The knowledge production process in these projects is pretty straightforward. People participate freely. It’s educational. It probably builds support for science more broadly. I can imagine some ethical issues arising around intellectual ownership, allocation of credit, and status reinforcement, and I do not know if anyone has looked at the quality of the data (in absolute or relative terms), but on the whole, citizen science seems like a pretty positive development. Besides, Clay Shirky says we waste a trillion hours each year anyway so with more citizen science, maybe we will waste a little less on TV.
If more is better, are there examples of citizen science in the community of scholars that study organizations? I hope so. If not, can we think of projects or ideas that would lend themselves to collective effort? The fine folks at the Sloan Foundation have even sponsored the Citizen Science Alliance to help us get started. Comment or email to get the conversation going.
Well, it’s September 11, 2011, or 11-9-11 for our more logical friends overseas. I was waiting for one of our hosts to weigh in, but since the day is almost over here, let me offer a few observations.
My twins were two ten years ago and naturally remember nothing. Like many kids their age across the U.S., they were asked to interview family members about their memories of 9/11/01. Both kids did their bit, but later my son—after first apologizing and making sure that I wouldn’t think he was a terrorist—asked me if there was any video of what happened that day.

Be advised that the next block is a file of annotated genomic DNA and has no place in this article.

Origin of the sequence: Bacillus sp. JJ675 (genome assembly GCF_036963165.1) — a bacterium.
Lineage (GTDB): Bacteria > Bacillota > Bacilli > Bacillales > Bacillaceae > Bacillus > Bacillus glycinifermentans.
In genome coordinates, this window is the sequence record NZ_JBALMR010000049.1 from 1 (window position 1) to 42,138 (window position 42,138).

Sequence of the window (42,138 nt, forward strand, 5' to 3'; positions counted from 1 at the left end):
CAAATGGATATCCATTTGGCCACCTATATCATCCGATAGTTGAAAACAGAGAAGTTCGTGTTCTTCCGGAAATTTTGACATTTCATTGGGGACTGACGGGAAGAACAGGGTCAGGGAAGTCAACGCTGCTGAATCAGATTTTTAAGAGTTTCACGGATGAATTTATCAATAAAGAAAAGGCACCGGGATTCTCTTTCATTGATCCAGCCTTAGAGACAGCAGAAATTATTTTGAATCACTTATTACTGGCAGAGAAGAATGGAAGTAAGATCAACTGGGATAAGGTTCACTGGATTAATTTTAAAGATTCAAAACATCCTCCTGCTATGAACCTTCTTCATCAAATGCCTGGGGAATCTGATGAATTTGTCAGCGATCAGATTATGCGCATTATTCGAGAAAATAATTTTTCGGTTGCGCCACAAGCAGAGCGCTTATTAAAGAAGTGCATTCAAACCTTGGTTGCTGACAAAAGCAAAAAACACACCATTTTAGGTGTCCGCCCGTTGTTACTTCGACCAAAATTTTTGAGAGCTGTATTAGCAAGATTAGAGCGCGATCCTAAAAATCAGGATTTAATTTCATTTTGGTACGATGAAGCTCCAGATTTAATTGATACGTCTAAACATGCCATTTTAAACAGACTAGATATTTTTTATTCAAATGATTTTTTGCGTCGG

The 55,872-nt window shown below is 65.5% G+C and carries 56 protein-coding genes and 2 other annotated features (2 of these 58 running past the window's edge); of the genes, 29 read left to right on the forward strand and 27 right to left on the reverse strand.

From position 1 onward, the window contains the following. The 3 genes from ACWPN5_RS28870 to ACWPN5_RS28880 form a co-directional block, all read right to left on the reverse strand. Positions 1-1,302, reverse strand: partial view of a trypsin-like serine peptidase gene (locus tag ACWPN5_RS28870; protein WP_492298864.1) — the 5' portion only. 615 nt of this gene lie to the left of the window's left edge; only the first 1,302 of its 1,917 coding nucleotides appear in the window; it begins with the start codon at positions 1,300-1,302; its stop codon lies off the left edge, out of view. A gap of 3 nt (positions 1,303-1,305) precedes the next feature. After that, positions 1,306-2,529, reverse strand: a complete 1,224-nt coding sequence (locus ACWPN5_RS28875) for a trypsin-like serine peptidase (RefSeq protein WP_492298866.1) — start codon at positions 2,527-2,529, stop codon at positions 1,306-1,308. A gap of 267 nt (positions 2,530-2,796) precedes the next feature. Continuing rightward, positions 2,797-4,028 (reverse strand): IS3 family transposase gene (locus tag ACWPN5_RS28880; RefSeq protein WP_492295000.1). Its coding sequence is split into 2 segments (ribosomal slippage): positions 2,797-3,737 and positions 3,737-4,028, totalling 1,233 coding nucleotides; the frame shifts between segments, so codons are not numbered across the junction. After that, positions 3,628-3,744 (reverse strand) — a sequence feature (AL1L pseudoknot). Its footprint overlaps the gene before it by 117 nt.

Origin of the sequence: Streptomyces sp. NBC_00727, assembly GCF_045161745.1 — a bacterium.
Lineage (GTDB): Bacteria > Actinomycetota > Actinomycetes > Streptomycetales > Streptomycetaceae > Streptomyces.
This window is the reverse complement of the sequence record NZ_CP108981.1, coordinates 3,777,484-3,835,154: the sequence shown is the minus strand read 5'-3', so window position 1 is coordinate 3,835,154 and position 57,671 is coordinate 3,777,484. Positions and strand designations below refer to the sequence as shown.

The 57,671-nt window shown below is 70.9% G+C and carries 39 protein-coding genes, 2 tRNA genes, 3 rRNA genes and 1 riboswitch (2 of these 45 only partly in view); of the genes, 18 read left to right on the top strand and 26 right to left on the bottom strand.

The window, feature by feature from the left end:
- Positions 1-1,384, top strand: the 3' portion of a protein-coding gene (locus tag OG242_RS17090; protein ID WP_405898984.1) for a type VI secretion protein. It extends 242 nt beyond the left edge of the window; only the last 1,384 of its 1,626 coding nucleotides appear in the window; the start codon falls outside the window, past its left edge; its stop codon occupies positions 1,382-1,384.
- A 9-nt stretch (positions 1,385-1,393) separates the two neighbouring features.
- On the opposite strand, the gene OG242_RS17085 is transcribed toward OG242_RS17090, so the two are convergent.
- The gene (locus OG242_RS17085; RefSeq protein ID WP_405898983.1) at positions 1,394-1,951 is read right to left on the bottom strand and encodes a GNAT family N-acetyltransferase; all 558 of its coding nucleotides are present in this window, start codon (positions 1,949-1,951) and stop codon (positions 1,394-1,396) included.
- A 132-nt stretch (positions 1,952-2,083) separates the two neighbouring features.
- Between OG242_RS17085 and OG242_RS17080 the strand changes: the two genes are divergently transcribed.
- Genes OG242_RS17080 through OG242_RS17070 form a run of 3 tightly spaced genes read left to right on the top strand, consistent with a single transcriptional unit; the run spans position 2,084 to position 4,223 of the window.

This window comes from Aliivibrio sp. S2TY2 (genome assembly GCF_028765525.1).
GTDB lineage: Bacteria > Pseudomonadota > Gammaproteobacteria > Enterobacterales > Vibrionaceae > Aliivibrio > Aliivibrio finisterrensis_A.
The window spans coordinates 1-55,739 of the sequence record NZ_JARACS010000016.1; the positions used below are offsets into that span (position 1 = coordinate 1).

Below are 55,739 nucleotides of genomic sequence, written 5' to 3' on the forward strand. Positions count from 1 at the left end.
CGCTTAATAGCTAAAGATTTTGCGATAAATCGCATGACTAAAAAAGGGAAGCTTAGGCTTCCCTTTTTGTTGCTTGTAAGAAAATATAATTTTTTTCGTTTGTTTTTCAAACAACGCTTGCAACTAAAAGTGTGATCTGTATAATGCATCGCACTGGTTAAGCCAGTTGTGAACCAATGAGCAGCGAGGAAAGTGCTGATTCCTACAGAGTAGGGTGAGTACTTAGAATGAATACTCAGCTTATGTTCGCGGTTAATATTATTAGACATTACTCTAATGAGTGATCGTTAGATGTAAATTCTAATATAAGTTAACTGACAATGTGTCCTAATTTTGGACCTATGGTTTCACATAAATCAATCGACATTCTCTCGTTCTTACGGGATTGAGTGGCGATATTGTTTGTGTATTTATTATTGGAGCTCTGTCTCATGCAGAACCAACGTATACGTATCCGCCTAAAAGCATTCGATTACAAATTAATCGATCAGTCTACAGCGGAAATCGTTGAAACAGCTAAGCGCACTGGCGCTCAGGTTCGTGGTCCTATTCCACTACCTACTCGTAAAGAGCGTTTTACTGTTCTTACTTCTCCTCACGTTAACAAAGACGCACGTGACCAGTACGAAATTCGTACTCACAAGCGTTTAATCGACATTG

I had to stifle a gasp both because (I know) he has searched for things on YouTube that he should be embarrassed about, but apparently he could never bring himself to violate a perceived taboo around 9/11 and because aside from people living in New York, Washington and a few others, everyone in the world experienced 9/11 via media. It was the ultimate horror movie, unfolding before our very eyes that beautiful September morning. Of course there’s video, I told him.